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Opened 3 years ago

Last modified 23 months ago

#40397 new defect (bug)

PHP 7.1.x problem in WP_Query

Reported by: dglingren Owned by:
Milestone: Awaiting Review Priority: normal
Severity: normal Version: 4.7.3
Component: Query Keywords:
Focuses: Cc:
PR Number:

Description

I believe I have found another instance of the defect reported in Trac #37772. This was reported in my plugin's support forum:

https://wordpress.org/support/topic/warning-parameter-2-to-mlaquery

The first post there includes the PHP message:

Warning: Parameter 2 to MLAQuery::mla_query_posts_search_filter() expected to be a reference, value given in /home/prodport/staging/1/wp-includes/class-wp-hook.php on line 298

A later post from @adrianb includes a call trace showing the call to apply_filters() from line 1995 in WP_Query.

Change History (7)

#1 @SergeyBiryukov
3 years ago

  • Component changed from Database to Query

#2 @SergeyBiryukov
3 years ago

Reproduced with this snippet:

class MLAQuery {

	function __construct() {
		add_filter( 'posts_search', 'MLAQuery::mla_query_posts_search_filter', 10, 2 );
	}

	public static function mla_query_posts_search_filter( $search_string, &$query_object ) {
		return $search_string;
	}

}

new MLAQuery;

Removing the ampersand from &$query_object fixes it, so it appears to be a plugin issue rather than WordPress core.

#3 @dglingren
3 years ago

Thanks, @SergeyBiryukov, for your response. Removing the ampersand avoids the PHP message but I do not believe it solves the problem. The original call on line 1995 of class-wp-query.php reads:

$search = apply_filters_ref_array( 'posts_search', array( $search, &$this ) );

It looks like the WP_Query object is being passed to the filter by reference, not by value, so the filter can modify elements such as the query_vars array. The Codex documentation for apply_filters_ref_array includes:

"As of PHP 5.4, the array is no longer passed by reference despite the function's name. You cannot even use the reference sign '&' because call time pass by reference now throws an error. What you can do is pass the reference pointer as an array element. Doing so does require all callbacks added to the filter to expect a reference pointer. This is not something you will see in WordPress actions. This technique is provided for informational purposes only.

apply_filters_ref_array( 'my_filter', array( &$args ));

add_action('my_filter', 'my_callback');
function my_callback( &$args ) {
    //access values with $args[0], $args[1] etc.
}

Because the original array was passed by reference, any changes to the array elements are applied to the original array outside of the function's scope."

You can see the ampersand in my_callback; removing it defeats one purpose of the filter. Am I just confused?


#4 @dd32
3 years ago

It looks like the WP_Query object is being passed to the filter by reference, not by value, so the filter can modify elements such as the query_vars array. The Codex documentation for apply_filters_ref_array includes:

That's correct, however is a hold-over from PHP4 - in PHP5+ all object are passed by reference, regardless of if & is used. apply_filters_ref_array() and do_action_ref_array() are vestiges for that time.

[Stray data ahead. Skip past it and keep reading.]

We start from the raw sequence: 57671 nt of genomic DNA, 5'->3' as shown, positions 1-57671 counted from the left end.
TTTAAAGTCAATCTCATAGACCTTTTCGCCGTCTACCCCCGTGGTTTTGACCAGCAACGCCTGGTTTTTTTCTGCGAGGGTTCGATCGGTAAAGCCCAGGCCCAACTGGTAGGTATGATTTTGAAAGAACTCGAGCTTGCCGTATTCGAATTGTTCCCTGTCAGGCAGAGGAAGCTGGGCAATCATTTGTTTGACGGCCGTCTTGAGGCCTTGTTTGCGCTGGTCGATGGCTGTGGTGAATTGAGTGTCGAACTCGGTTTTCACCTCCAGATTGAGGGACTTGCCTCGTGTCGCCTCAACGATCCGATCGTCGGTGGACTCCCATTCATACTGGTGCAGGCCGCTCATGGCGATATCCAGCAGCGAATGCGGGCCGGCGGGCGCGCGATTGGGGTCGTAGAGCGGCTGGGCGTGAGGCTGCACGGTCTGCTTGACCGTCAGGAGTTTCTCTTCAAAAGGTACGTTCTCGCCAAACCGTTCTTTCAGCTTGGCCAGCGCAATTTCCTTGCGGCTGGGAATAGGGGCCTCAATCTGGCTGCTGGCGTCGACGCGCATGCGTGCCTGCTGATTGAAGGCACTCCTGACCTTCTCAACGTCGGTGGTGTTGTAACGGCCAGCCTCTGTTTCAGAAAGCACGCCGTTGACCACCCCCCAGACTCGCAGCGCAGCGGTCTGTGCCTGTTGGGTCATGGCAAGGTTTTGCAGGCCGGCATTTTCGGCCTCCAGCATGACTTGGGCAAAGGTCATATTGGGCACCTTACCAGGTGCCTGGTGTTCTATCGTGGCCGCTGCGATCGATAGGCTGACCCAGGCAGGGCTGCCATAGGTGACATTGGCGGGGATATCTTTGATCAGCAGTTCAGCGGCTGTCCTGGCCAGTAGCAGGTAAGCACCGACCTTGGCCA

The & in the plugin was never needed - WordPress was passing a reference to the function already, there was no need for the plugin to specify that the incoming value should be treated a as a reference (effectively, it was saying, treat this reference as a reference to the reference).

I don't think there's anything that core needs to do here - the plugin simply needs to update to remove the byref specifier.

#5 follow-up: @dglingren
3 years ago

Thanks, @dd32, for your update. I just ran a quick experiment that doesn't agree with your explanation. Using PHP Version 7.0.14 I tried the filter with and without the ampersand. In both cases I modified one of the elements in the query_vars array and added an error_log() statement in class-wp-query.php to see if the modification was reflected in the object after the call.

With the ampersand added to the filter's second parameter declaration the modified array element was present after the filter call; without the ampersand the modification was lost.

The Codex documentation says "As of PHP 5.4, ..." which indicates that this isn't a holdover from PHP 4.x. I remain confused.

#6 in reply to: ↑ 5 @apearlman
23 months ago

@dglingren - did you ever find a solution to this? I'm having a similar issue.

Replying to dglingren:

Thanks, @dd32, for your update. I just ran a quick experiment that doesn't agree with your explanation. Using PHP Version 7.0.14 I tried the filter with and without the ampersand. In both cases I modified one of the elements in the query_vars array and added an error_log() statement in class-wp-query.php to see if the modification was reflected in the object after the call.

With the ampersand added to the filter's second parameter declaration the modified array element was present after the filter call; without the ampersand the modification was lost.

The Codex documentation says "As of PHP 5.4, ..." which indicates that this isn't a holdover from PHP 4.x. I remain confused.

Version 0, edited 23 months ago by apearlman (next)

#7 @dglingren
23 months ago

@apearlman - I have not done any more on this issue since my last post. I have not found any way to modify the values in the $query_vars array without generating the PHP Warning.

In my plugin I do not actually use the $query_vars argument so I simply eliminated it from my filter.

If you need that functionality I suggest you work with the people who responded above to see what can be done in Core. Good luck with your application.

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